Flashback 2014: The year saw the coming of age of social media
Sandeep Aurora, Director, Marketing and Market Development at Intel, talks about the top trends and challenges that the marketing fraternity saw in the year gone by
In an exclusive interaction with exchange4media, Sandeep Aurora, Director, Marketing and Market Development at Intel, talks about the top trends and challenges that the marketing fraternity saw in the year gone by.
Which are the biggest trends that emerged in marketing this year?
The most prominent trend in any industry this year has been the coming of age of social media. The amount of impact social media has now, at the end of this year, versus even at the beginning of this year is very different. It has emerged as a very important platform for brands to connect with consumers. And, I think, it is going to continue to grow in terms of relevance. That’s the biggest change any marketer has seen this year. Social media is going to make marketing more interactive. Brands will need to become more honest, more forthcoming, and more transparent.
Is there any industry-specific trend that you have seen emerging?
From a computing industry standpoint, computing is becoming mainstream. In the technology landscape, the adoption needs have changed. They have grown positive, which is an extremely positive change. We are adopting technology faster, we are understanding technology better, and the ease of use is making adoption all pervasive.
Which is the best marketing campaign that comes to your mind for 2014?
There are a bunch of them. I really like the work Coke did in India during Diwali. I also liked the stuff that Heineken has been doing lately. I found these two at the top of my list this year.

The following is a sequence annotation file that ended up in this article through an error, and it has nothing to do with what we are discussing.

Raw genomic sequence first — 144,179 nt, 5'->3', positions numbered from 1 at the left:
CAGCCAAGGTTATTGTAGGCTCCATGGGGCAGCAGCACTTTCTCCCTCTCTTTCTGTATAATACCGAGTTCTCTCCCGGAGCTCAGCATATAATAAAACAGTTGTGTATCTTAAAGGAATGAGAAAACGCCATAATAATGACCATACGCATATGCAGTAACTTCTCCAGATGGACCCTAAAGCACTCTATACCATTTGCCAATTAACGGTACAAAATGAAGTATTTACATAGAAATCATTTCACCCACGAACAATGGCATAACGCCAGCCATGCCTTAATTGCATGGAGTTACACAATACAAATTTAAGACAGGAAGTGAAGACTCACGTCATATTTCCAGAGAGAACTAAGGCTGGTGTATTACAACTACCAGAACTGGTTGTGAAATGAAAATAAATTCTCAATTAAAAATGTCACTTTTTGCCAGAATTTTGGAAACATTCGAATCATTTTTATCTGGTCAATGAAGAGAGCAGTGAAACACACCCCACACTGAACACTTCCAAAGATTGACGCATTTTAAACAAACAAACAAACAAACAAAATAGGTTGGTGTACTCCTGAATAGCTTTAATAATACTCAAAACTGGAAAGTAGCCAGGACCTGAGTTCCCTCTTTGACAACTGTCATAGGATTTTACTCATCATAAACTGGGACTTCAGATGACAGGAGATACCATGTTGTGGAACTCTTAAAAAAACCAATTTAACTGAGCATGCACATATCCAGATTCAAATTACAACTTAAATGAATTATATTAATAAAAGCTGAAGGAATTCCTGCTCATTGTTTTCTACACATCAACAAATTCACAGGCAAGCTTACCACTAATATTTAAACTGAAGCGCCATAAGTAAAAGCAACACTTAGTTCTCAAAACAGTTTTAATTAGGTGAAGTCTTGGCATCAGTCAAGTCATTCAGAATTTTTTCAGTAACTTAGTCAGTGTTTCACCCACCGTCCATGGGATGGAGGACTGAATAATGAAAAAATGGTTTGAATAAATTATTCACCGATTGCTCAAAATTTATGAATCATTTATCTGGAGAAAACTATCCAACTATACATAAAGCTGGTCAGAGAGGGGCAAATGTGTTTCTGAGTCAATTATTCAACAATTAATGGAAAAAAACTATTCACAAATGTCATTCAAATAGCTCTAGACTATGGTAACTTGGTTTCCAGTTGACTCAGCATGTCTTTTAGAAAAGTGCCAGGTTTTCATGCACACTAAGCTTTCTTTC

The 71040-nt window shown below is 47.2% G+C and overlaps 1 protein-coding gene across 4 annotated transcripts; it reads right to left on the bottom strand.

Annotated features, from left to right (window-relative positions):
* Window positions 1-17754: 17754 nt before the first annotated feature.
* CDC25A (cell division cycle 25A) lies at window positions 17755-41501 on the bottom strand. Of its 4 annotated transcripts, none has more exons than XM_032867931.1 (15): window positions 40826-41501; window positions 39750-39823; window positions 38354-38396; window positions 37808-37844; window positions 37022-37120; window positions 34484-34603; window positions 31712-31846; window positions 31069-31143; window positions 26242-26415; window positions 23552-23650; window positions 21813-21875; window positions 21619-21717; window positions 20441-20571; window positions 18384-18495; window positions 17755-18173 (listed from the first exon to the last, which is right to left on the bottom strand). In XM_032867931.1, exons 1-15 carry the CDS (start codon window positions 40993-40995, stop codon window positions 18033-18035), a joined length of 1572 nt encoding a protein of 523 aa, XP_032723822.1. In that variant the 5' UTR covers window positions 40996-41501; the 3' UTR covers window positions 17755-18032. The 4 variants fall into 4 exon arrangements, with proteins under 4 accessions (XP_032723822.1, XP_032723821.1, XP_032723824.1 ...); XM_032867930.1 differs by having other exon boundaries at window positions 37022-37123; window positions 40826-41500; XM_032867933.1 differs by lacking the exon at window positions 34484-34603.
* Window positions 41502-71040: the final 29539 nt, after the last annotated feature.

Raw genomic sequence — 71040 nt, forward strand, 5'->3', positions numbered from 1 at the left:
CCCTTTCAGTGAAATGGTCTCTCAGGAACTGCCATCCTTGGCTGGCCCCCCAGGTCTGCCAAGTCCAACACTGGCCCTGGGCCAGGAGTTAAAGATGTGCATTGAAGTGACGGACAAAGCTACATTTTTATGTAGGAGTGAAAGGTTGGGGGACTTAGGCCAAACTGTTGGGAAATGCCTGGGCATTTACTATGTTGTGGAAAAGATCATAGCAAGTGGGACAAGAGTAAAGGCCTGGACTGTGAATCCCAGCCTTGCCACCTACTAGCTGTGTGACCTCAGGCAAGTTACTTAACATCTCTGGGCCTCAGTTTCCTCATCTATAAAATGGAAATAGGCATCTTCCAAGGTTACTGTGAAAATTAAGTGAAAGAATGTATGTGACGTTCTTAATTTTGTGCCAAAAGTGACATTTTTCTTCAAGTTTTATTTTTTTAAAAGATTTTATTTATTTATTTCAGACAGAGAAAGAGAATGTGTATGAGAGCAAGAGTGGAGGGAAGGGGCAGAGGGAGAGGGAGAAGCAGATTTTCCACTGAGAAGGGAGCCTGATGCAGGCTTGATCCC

There was a market report that stated that online TV viewing is going to increase by 300 per cent. And there have been similar reports doing rounds all year. How do these kind of numbers impact the entire digital industry?
In this what is happening is, content consumption is changing value. People are watching content in snackable form. They are not interested in watching content in a one hour stretch. So, the so called catch-up TV, whether on the Web, or YouTube, or mobile, or paid TV, is catching up. As people grow busier, they want to explore more opportunities. If I am sitting in a car, and have a ten-minute window, I would watch a short snippet. That’s why even the programmers and content developers are building shorter versions of 30-40 minute episodes.
From a marketer’s vantage point, what is the biggest challenge that the industry has faced this year?
As new platforms evolve, content consumption is going up. Platforms are not growing at the cost of existing platforms. The number of screens is increasing. The biggest challenge for a marketer is to figure out how to draw an all-inclusive strategy to connect with the consumers so that you don’t lose out on any opportunity. While doing that, one needs to make sure that you are not splitting yourself too thin. Whatever medium you choose, you need to go deep enough.
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